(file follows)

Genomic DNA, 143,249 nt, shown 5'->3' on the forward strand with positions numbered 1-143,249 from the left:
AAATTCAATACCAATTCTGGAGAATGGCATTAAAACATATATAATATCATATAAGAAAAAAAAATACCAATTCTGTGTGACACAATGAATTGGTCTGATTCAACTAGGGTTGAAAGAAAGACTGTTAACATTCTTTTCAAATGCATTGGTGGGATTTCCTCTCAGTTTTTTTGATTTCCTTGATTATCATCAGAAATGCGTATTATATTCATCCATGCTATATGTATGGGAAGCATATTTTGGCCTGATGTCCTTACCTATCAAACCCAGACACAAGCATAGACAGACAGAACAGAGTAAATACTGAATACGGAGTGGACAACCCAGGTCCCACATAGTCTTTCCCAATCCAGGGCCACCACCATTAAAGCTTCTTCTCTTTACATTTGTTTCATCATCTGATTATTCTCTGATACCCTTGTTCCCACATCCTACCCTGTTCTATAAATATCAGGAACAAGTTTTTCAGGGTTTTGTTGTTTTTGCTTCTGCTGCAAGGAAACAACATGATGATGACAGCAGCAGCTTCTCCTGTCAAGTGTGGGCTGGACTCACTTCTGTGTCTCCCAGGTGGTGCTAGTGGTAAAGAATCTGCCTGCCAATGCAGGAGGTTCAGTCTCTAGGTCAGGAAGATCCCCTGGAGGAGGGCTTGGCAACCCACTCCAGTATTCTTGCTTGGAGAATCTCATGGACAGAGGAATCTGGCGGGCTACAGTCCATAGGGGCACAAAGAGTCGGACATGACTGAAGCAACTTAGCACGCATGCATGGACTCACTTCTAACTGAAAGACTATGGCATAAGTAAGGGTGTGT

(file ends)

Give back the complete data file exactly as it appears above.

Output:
Genomic DNA, 143,249 nt, shown 5'->3' on the forward strand with positions numbered 1-143,249 from the left:
AAATTCAATACCAATTCTGGAGAATGGCATTAAAACATATATAATATCATATAAGAAAAAAAAATACCAATTCTGTGTGACACAATGAATTGGTCTGATTCAACTAGGGTTGAAAGAAAGACTGTTAACATTCTTTTCAAATGCATTGGTGGGATTTCCTCTCAGTTTTTTTGATTTCCTTGATTATCATCAGAAATGCGTATTATATTCATCCATGCTATATGTATGGGAAGCATATTTTGGCCTGATGTCCTTACCTATCAAACCCAGACACAAGCATAGACAGACAGAACAGAGTAAATACTGAATACGGAGTGGACAACCCAGGTCCCACATAGTCTTTCCCAATCCAGGGCCACCACCATTAAAGCTTCTTCTCTTTACATTTGTTTCATCATCTGATTATTCTCTGATACCCTTGTTCCCACATCCTACCCTGTTCTATAAATATCAGGAACAAGTTTTTCAGGGTTTTGTTGTTTTTGCTTCTGCTGCAAGGAAACAACATGATGATGACAGCAGCAGCTTCTCCTGTCAAGTGTGGGCTGGACTCACTTCTGTGTCTCCCAGGTGGTGCTAGTGGTAAAGAATCTGCCTGCCAATGCAGGAGGTTCAGTCTCTAGGTCAGGAAGATCCCCTGGAGGAGGGCTTGGCAACCCACTCCAGTATTCTTGCTTGGAGAATCTCATGGACAGAGGAATCTGGCGGGCTACAGTCCATAGGGGCACAAAGAGTCGGACATGACTGAAGCAACTTAGCACGCATGCATGGACTCACTTCTAACTGAAAGACTATGGCATAAGTAAGGGTGTGT